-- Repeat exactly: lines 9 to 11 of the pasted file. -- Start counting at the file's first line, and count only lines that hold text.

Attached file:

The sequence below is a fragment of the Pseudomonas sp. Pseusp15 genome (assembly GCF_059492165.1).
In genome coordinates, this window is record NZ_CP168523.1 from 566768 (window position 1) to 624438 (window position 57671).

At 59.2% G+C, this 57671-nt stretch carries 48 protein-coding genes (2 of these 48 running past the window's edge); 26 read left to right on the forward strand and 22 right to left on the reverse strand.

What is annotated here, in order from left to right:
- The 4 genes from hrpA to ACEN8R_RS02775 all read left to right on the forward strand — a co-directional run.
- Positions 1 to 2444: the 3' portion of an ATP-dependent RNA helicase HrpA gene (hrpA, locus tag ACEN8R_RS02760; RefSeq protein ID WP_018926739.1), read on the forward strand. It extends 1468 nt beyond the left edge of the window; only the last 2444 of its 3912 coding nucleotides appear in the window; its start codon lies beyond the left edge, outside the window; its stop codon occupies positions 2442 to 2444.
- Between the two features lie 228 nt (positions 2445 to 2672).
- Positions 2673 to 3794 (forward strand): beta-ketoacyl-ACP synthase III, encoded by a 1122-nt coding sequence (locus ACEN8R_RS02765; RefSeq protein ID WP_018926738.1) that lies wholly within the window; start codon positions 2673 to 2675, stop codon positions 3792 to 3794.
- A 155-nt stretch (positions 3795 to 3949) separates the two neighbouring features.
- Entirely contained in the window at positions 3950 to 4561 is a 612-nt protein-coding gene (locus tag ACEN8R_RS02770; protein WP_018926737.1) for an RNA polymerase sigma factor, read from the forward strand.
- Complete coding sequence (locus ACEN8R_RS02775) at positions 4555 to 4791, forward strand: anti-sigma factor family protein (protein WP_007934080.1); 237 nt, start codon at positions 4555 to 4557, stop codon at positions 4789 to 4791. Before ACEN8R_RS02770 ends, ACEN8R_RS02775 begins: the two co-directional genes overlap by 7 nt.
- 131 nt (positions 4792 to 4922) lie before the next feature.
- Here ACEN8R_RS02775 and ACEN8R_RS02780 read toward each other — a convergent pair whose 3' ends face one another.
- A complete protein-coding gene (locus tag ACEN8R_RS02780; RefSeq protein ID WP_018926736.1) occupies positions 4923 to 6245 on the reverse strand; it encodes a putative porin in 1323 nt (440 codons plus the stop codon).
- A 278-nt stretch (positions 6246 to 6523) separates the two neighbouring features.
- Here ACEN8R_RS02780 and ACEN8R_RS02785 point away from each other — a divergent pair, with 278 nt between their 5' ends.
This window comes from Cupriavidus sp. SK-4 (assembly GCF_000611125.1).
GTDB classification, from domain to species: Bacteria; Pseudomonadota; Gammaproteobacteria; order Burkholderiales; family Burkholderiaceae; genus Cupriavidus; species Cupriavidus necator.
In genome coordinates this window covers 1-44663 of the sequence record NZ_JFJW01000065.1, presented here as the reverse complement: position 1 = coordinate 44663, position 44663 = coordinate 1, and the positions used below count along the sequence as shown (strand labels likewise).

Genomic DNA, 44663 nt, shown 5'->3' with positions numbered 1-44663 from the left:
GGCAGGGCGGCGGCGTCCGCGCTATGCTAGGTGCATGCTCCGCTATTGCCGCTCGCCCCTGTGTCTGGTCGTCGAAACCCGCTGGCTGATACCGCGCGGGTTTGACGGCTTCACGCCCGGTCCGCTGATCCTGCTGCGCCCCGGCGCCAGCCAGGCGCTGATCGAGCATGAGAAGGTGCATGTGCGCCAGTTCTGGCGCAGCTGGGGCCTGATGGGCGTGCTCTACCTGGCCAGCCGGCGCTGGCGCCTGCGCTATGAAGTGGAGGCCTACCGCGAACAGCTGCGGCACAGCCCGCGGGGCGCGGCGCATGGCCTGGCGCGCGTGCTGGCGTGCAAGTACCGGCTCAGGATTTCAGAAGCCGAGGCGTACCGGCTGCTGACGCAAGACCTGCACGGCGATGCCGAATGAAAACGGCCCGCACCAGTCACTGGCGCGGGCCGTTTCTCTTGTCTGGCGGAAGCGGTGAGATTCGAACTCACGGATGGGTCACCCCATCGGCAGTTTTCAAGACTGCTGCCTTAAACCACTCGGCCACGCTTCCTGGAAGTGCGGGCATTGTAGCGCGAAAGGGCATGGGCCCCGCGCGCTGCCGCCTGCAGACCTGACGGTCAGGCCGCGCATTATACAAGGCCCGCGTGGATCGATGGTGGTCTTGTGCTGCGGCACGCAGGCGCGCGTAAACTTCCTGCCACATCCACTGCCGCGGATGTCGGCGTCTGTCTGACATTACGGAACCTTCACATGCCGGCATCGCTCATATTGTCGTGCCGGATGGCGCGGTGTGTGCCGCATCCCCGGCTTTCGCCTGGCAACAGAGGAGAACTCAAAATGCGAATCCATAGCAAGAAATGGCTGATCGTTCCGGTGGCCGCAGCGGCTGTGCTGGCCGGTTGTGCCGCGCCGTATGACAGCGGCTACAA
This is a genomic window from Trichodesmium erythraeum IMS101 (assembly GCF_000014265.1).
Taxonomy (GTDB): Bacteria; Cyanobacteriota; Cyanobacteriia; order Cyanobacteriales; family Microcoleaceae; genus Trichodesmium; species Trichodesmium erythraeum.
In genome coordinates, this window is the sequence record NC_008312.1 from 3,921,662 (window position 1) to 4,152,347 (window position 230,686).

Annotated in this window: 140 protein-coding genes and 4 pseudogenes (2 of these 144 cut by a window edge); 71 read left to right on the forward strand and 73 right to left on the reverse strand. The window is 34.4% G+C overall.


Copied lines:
- A 155-nt stretch (positions 3795 to 3949) separates the two neighbouring features.
- Entirely contained in the window at positions 3950 to 4561 is a 612-nt protein-coding gene (locus tag ACEN8R_RS02770; protein WP_018926737.1) for an RNA polymerase sigma factor, read from the forward strand.
- Complete coding sequence (locus ACEN8R_RS02775) at positions 4555 to 4791, forward strand: anti-sigma factor family protein (protein WP_007934080.1); 237 nt, start codon at positions 4555 to 4557, stop codon at positions 4789 to 4791. Before ACEN8R_RS02770 ends, ACEN8R_RS02775 begins: the two co-directional genes overlap by 7 nt.